By John EdisonThe COVID-19 pandemic has created a new set of global challenges, including an economic downturn and a disrupted working environment. For the financial services industry, banks are dealing with closed branches, the challenges of serving customers remotely and the need to limit services or redeploy staff.
At the same time, the anti-financial crime and compliance functions are still expected to maintain effectiveness and drive efficiencies, even as banks look to manage costs and squeeze more out of every dollar spent. While the pandemic has complicated the fight against financial crime, here are three ways financial institutions can combat it effectively in today’s disrupted environment.
Adjust detection thresholds and rules. The economic recession has led both consumers and businesses to cut spending, leading to fewer financial transactions. Payment volume at Visa dropped 10 percent in June and July. Tradeshift also noted that business-to-business transaction volumes are down significantly year-over-year.
Anti-financial crime and compliance functions need to adjust their financial crime detections for what may be a prolonged period of below-average transaction volumes. For instance, rules or models built around set volume or dollar amount thresholds need to be reset to properly detect money laundering during this time. This may mean lowering thresholds in proportion to the decline in transaction volumes or modifying rules to consider volatility instead of static thresholds. Models built to consider volatility evaluate behaviors in the context of average peer and individual activity—an approach that continues to work even as averages change.
In today’s disrupted environment, agility is key. Banks need the architecture and capabilities in place to leverage their detection data pipeline. This allows teams to test, tune and re-deploy existing and new models, supervised or unsupervised—all against the same data pipeline.
Adapt with the criminals. Criminals have wasted no time attempting to profit from governments’ financial assistance and tax relief payments such as the Paycheck Protection Program. Indeed, the Federal Trade Commission estimates Americans have lost more than $77 million in fraud related to COVID-19—with the real number likely much higher.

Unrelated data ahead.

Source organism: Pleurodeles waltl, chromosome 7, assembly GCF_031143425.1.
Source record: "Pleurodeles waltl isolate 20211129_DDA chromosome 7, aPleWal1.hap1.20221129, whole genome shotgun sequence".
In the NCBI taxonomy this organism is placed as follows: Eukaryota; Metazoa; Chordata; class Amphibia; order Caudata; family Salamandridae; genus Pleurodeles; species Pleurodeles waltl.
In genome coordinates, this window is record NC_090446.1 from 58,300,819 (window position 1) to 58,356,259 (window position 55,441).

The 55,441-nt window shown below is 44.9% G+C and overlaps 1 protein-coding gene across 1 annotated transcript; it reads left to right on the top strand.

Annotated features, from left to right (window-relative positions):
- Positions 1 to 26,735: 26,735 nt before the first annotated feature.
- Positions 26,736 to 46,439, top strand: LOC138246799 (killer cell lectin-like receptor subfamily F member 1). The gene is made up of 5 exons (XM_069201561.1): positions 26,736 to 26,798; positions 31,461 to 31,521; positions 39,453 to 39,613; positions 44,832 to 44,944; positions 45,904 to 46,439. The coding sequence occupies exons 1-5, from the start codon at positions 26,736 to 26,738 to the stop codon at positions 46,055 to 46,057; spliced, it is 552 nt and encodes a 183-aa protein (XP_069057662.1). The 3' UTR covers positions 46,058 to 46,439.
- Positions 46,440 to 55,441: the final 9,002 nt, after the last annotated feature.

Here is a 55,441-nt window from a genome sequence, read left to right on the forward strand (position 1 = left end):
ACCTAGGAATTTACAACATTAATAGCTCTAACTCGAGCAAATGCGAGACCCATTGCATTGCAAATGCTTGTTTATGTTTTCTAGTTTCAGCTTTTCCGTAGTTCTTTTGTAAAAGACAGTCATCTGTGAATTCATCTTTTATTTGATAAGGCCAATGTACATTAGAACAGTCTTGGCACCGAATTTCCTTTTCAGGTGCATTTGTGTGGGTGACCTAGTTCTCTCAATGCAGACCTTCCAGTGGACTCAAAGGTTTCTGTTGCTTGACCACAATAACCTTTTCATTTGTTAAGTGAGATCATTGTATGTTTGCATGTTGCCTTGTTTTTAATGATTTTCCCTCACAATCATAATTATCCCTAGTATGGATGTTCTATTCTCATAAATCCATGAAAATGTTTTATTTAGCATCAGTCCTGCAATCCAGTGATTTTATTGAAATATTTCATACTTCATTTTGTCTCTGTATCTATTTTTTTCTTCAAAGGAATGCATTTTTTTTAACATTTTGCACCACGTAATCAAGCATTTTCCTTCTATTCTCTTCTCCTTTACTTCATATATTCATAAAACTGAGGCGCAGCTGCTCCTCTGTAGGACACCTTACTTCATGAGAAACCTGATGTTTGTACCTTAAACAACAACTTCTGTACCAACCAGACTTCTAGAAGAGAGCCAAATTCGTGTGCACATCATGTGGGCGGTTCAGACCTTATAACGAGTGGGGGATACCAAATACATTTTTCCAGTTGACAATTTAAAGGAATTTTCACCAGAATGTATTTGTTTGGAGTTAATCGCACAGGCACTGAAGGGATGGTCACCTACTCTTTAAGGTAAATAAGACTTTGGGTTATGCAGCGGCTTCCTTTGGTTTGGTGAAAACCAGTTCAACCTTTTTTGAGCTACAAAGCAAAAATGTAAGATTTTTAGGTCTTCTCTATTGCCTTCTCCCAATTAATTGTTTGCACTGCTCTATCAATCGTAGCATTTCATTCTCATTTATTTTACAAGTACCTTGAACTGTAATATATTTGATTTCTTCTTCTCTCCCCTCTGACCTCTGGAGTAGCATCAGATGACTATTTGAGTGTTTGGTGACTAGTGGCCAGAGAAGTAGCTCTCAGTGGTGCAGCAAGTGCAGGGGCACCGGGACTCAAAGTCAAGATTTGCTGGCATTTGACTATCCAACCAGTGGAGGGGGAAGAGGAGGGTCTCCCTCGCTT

It’s time for financial institutions to step up to the plate and be aggressive in pursuing these unique kinds of crime. Particularly at a time when hard-working people and essential companies are strapped for cash as it is, banks can make a significant difference by safeguarding their finances.
According to a FAFT report on COVID-19-related money laundering, recent tactics include impersonating government officials, counterfeiting essential goods like medical supplies and medicine, and online cyber-attacks like phishing and ransomware attacks. Not all of these necessarily fall under the scope of AML programs, but banks should focus on what they can control and determine the best ways to fight crime therein.
Focus on KYC programs. Typically, it takes banks several weeks to onboard a new business customer. However, as distributors of the U.S. government’s lending program money, U.S. banks were under pressure to more quickly onboard new business clients, many of whom needed funds urgently, while still complying with all know-your-customer requirements.
However, banks can balance the conflicting desire for faster onboarding and thorough due diligence by making some adjustments that streamline KYC programs. These onboarding improvements also provide the 360-degree customer view banks need.
To start, banks should take advantage of third-party data providers and entity resolution capabilities to gather and process the information needed to meet KYC requirements in a timelier fashion. With both internal and external data sources, structured and unstructured sources, banks can create the most accurate risk profiles of businesses and individuals possible.
KYC systems also need to be integrated with compliance and case management capabilities. Using connectors, third-party data can be integrated into the case manager, providing analysts and investigators with the information they need in one spot to write reports and complete onboarding processes.
As they leverage technology to improve KYC, however, banks should also continue to emphasize a risk-based approach to AML. Indeed, in its April guidance related to the coronavirus pandemic, FinCEN noted that it both “encourages financial institutions to consider, evaluate, and, where appropriate, responsibly implement innovative approaches” and that it “expects financial institutions to continue following a risk-based approach.” This aligns with the FATF report cited above, which encouraged full use of a risk-based approach to address practical onboarding issues like consumers being less able to provide certain information or keep their identification documents current.
The coronavirus has further complicated the already challenging task of fighting financial crime. But by implementing a few of these changes, banks’ financial crime and compliance teams can become more agile, efficient and effective. Adaptable and flexible detection capabilities coupled with a more streamlined customer-onboarding experience will allow banks to better keep up with criminals in today’s disrupted environment and ride out the uncertainties of tomorrow.
John Edison is global head of financial crime and compliance management products at Oracle Financial Services.